Reshoring of Medical Equipment With an Eye on Electropolishing
Hubbard-Hall prepares to help surface finishers seeking to implement electropolishing processes in order to take advantage of reshoring efforts to bring production work back to the U.S.
Source | Hubbard-Hall
The recent pandemic crisis has brought a renewed call for more medical equipment to be produced in the United States, which could result in an enormous amount of industrial manufacturing opportunities, including for those surface finishers who specialize in electropolishing.
Steven Byers, PhD, a senior economist for the Coalition for a Prosperous America who worked as an engineer in the aerospace industry for many years, says in a new report that reshoring health care production programs to the U.S. could create over 1.1 million jobs while boosting GDP by $254 billion. While a majority of that would come from reshoring the manufacturing of personal protective equipment (PPE), there is also a call for having medical equipment and surgical supplies manufactured in the U.S.
“It is becoming widely apparent that outsourcing the production of huge parts of our medical equipment and supplies to foreign countries was a disastrous mistake,” says Dr. Byers. “In the aftermath there will be growing resolve to bring back large volumes of production to the U.S.”
In the report written by Dr. Byers and Jeff Ferry from CPA titled “We Need More Equipment and We Need It Now,” the authors report that in the last 20 years, large healthcare multinationals outsourced production primarily to Asia. According to the U.S. Census Bureau, the U.S. imported $27.6 billion in medical, surgical, dental or veterinarian instruments and parts in 2019, which represented a 406% increase from 2000.
Electropolishing Meets Tight Tolerances
Many of those medical instruments and parts require precise manufacturing tolerances, says Jeff Davis, senior vice president business development and distribution at Hubbard-Hall (Waterbury, Conn.), which is often why electropolishing is needed for a precision finish.
“Electropolishing replaces traditional mechanical treatments such as milling, blasting, grinding, and polishing,” Davis says. “It is an excellent procedure to streamline and smoothen microscopic surfaces, and it reduces labor-intensive operations. The reshoring efforts could be a real boost to finishing shops who don’t have the process in their line-up and want to start offering it to grab new business.”
Mike Valenti, Hubbard-Hall’s product manager for cleaners and non-ferrous surface preparation, says electropolishing is an anodic treatment of parts that are fully immersed in a special acidic electrolyte. He says ancillary equipment — such as bussing, heaters, anode and cathode bars, DC rectifiers and agitation — are all similar to those used in traditional electroplating.
“It is essentially a controlled, accelerated corrosion of the part,” Valenti says. “But it can be tricky for some finishers who may not have experience in the electropolishing process. Optimum results can be achieved with the traditional operating parameters of current, time and temperature, but operators need to pay close attention to bath chemistry, racking, positioning, and part-to-cathode distance.”
Polishing and Deburring in Single Step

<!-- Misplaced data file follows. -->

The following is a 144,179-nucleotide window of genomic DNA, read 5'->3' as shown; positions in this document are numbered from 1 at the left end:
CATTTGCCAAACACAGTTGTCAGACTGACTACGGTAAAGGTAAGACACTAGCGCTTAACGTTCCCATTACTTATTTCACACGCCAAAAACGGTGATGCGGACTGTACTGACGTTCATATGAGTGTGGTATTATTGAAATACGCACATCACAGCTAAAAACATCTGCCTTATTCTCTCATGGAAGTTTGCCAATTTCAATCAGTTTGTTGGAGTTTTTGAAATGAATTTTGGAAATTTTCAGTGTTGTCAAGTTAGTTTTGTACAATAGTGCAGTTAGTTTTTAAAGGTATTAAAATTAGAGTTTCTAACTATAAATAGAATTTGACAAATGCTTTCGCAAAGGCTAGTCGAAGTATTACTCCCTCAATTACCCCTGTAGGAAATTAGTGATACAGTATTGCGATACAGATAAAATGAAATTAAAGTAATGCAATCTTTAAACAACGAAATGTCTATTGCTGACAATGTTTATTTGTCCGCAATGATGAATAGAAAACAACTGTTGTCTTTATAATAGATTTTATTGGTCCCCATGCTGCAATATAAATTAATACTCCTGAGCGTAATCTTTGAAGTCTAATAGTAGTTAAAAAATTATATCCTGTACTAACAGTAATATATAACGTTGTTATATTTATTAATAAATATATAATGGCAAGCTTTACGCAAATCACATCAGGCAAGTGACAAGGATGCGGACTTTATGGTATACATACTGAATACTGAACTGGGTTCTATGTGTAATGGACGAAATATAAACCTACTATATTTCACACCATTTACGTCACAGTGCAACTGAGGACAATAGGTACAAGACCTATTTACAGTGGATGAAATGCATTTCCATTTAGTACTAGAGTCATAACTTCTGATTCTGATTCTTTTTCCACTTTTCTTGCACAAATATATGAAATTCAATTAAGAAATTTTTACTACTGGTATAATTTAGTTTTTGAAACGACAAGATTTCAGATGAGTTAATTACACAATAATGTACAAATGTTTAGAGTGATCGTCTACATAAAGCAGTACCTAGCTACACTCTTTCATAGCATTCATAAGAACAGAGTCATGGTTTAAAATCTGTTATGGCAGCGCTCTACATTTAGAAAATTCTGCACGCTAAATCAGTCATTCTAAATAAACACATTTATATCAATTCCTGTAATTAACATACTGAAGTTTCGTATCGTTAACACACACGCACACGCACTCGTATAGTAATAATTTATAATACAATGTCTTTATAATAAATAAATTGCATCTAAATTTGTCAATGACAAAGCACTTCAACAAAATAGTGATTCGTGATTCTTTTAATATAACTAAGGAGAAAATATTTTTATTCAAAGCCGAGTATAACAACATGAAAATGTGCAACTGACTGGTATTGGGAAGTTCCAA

As current is passed through the part during electropolishing, metal is dissolved from the surface at a rate dependent on the current density applied, as well the temperature of the electrolyte. Valenti says metal is removed more rapidly from the high points of the metal surface, which produces the effect of smoothening and brightening the metal surface. This preferential metal removal rate also permits the electropolishing process to be effectively utilized for the deburring of metals by removing surface inclusions, surface skin and through the formation of anodic oxide film, which increases the corrosion resistance and passivity of the metal, as well as serving to reduce surface stresses and strains.
Ryan Catania, a Hubbard-Hall technical service engineer, who specializes in electropolishing and works with many of the top finishing operations in North America, says the process is especially effective on medical instruments and parts because polishing and deburring are accomplished in a single step, and allows for greater bulk processing of parts.
“What you get is a clean, even surface finish that is very passive,” Catania says. “It is one of the best surface polishing methods, and sterilization is enhanced for medical and pharmaceutical applications.”
A typical electropolishing line cycle is similar to other plating operations, and includes:
- Degrease/Aqueous Clean
- Water rinse
- Descale (if necessary)
- Water rinse
- Water rinse
- Water rinse
- Neutralize if necessary
- Water rinse
The Hubbard-Hall team says it is preparing to help those surface finishers who want to take advantage of the possible high level of reshoring that could occur if manufacturers bring the production work back to the U.S.
The company offers numerous chemistries for electropolishing, but more importantly also offers the technical expertise to help shops get an electropolishing line up and fully functional in an efficient manner.
“Unfortunately, if applicators do not know what they are doing, things can go bad very quickly with their line,” Valenti says. “Yes, we sell the chemistries to perform electropolishing, but we also provide the expertise to get a line ready and to get it running at the highest level.”
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